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Financial and Monetary Systems
Technology is changing the world around us at a rapid pace and the capabilities of connected devices will continue to advance at break-neck speed. When we harness the ability to turn connections into data, and then into knowledge, we can empower citizens, patients and professionals to prevent disease, avoid or better manage health crises, and even save lives. And when we close the gap between data growth and data value – by ensuring that the right information is delivered to the right person at the right time – we will change the world.
Today, there are more than 10 billion connected devices, with a staggering 50 billion predicted for 2020. As the number of things connected to the global network increases – from data, voice, video and smart devices to new breeds of applications – the opportunities to realize much greater value from networked connections will also increase exponentially.
As the world transitions to the Internet of Everything – where people, processes and data are intelligently connected – we’ll be linked in even more ways. Here, billions and trillions of sensors around the earth and in its atmosphere will send information back to machines, computers and people for further evaluation and decision-making. This is truly Big Data.
All this information gives us the exciting potential to tackle some of the world’s biggest social issues such as healthcare. Cisco’s HealthPresence technology, for example, enables collaborative care-at-a-distance, which greatly multiplies the reach of pediatric specialists, increases collaboration among clinicians and researchers, and makes quality healthcare available to more children and adults worldwide.
Other success stories using such technologies are:
- A pilot with the Lucile Packard Children’s Hospital in California that expanded to include California Pacific Medical Center in San Francisco, giving urban underserved patients access to more specialists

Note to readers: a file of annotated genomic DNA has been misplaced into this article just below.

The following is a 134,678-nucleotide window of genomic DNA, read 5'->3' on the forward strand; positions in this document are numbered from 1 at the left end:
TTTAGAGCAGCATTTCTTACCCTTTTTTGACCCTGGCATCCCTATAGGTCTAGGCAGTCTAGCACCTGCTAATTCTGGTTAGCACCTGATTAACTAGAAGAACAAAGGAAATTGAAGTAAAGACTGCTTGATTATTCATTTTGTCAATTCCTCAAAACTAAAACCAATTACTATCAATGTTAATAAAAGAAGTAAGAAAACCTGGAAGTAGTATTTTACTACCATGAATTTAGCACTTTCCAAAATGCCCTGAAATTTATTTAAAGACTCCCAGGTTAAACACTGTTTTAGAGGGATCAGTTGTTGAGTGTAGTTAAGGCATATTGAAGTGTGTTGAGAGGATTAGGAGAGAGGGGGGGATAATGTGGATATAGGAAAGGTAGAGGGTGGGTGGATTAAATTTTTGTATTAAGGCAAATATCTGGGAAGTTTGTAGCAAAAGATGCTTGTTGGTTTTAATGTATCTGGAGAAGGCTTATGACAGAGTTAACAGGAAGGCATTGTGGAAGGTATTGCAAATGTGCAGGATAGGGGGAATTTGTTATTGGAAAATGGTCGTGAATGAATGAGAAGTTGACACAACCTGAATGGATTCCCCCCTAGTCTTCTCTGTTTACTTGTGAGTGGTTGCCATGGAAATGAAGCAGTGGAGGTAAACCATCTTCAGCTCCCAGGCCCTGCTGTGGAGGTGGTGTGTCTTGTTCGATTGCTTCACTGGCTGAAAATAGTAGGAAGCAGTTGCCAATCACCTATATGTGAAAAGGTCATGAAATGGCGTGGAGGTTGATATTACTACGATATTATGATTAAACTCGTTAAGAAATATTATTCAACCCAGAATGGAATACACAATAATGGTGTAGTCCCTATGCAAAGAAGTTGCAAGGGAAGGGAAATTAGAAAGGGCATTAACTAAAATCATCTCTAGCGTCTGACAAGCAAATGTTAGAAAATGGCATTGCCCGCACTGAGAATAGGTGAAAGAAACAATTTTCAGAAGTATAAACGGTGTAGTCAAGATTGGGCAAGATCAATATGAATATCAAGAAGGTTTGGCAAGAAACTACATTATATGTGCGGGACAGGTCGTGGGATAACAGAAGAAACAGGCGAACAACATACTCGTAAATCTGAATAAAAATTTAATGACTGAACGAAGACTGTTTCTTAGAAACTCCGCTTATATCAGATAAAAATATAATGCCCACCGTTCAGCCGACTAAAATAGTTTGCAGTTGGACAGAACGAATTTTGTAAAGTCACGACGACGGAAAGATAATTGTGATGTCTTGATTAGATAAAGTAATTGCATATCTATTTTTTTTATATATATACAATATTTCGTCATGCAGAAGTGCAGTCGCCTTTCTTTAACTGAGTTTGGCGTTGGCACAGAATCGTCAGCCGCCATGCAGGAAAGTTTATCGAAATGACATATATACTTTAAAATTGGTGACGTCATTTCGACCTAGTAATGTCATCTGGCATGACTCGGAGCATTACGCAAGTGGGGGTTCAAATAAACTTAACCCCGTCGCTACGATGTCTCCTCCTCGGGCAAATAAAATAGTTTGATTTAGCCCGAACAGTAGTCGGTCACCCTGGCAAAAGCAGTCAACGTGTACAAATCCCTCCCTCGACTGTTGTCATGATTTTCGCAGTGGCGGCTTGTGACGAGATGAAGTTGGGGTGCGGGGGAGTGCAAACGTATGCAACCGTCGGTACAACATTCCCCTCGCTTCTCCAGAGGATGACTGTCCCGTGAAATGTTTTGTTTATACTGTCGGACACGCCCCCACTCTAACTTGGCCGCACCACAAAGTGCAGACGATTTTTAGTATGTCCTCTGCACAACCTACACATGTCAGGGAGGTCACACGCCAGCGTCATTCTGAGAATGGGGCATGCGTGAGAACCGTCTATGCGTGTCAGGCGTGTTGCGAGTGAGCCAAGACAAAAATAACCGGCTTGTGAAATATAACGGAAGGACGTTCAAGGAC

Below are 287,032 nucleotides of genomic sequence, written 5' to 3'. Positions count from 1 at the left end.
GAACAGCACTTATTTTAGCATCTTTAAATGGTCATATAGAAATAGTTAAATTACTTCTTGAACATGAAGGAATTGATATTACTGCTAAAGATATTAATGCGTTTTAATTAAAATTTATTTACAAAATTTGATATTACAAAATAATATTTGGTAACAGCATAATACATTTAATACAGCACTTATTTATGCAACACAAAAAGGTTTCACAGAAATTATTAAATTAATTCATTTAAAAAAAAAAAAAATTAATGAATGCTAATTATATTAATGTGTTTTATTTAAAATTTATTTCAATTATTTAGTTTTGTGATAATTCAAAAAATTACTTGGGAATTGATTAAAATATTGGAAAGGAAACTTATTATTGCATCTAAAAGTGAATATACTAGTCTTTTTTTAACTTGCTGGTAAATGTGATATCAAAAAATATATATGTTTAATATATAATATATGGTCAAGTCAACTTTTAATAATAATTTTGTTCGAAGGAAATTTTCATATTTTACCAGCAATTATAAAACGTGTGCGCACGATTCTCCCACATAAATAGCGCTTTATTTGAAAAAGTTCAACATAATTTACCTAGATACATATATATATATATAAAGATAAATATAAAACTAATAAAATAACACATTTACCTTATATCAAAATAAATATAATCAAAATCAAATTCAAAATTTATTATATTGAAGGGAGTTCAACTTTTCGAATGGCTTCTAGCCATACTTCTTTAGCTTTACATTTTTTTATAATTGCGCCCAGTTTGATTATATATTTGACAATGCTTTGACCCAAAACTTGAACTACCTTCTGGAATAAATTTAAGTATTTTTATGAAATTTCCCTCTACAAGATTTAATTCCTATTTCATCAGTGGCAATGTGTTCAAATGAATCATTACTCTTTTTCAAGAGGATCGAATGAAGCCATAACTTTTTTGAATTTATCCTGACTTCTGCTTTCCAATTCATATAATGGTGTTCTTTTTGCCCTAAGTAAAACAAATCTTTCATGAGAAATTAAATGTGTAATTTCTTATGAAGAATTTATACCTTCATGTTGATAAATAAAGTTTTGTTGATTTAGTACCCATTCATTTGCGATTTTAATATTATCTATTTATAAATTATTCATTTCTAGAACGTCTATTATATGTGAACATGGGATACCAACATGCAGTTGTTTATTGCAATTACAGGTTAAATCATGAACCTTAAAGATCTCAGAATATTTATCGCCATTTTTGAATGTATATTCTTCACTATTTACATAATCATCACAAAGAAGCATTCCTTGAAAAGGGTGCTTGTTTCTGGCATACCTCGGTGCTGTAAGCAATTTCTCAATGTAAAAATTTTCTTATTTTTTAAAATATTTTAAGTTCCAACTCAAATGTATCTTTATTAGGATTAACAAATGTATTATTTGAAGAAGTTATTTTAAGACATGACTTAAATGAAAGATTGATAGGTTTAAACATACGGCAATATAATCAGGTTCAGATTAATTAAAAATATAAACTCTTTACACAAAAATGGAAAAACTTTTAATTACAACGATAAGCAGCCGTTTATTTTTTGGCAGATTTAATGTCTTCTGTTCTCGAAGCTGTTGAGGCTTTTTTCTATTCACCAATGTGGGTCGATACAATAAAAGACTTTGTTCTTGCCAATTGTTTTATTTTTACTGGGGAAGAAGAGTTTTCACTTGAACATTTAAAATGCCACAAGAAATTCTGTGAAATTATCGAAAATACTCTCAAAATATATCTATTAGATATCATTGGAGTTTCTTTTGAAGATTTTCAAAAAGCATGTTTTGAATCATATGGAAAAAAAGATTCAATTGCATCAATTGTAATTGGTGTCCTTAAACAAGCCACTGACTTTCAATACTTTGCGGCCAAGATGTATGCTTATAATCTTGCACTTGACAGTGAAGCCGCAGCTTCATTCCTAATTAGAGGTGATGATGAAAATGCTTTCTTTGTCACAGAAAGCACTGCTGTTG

- Collaboration and cloud-based technologies in Brazil that connect pediatric specialists at a university hospital to rural health clinics, improving patient access to healthcare and education, training and decision-making for providers.
- The Great Ormond Street Hospital in London, one of the top pediatric research institutions in the world, using care-at-a-distance technologies to save time and travel costs for children and their families, and increase collaboration between hospitals.
- Connecting rural communities with urban hospitals, which narrows the gap for access to quality medical care in Kenya where there is one doctor for every 26,000 people.
Broadband and the intelligent use of big data can also revitalize economic growth. The World Economic Forum’s Global Information Technology Report 2014 and other studies show that digitization has a positive, measurable effect on economic growth and job creation by increasing GPD.
In a previous post, I discussed how broadband access helps break down the barriers to a quality education. This capability dramatically changes how we define schools and increases education opportunities. Better yet, it equips people to find sustainable jobs and lifelong careers, allowing them to maximize their contributions to their community and economy.
By converging people, process and data, the benefits the Internet of Everything delivers to humanity are seemingly infinite. Imagine being able to track and understand, and then predict, long-term weather patterns. Farmers will be able to plant crops that have the greatest chance for success. And, once the fields are harvested, intelligent transportation systems will allow for the distribution and delivery of food from places of abundance to places where there is scarcity. Sensors could also be used in a forest to detect a fire, track bird migration, or alert biologist of a harmful bug infestation.
This new, connected world makes broadband access critical for the next round of innovation, economic growth, productivity enhancement, educational advancements and social change. With broadband access, we can revolutionize global access to education, healthcare, economic empowerment, and the delivery of critical human needs. Together, with the power of connections, we can have a profound positive impact.
Author: Tae Yoo is Senior Vice-President of Corporate Affairs at Cisco. The Global Information Technology Report 2014 is now live.
Image: A woman undergoes an eye examination using of a smartphone at a temporary clinic by International Centre for Eye Health at Olenguruone in the Mau Summit 350km (217 miles) west of Kenya’s capital Nairobi, October 29, 2013. REUTERS/Noor Khamis
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The views expressed in this article are those of the author alone and not the World Economic Forum.
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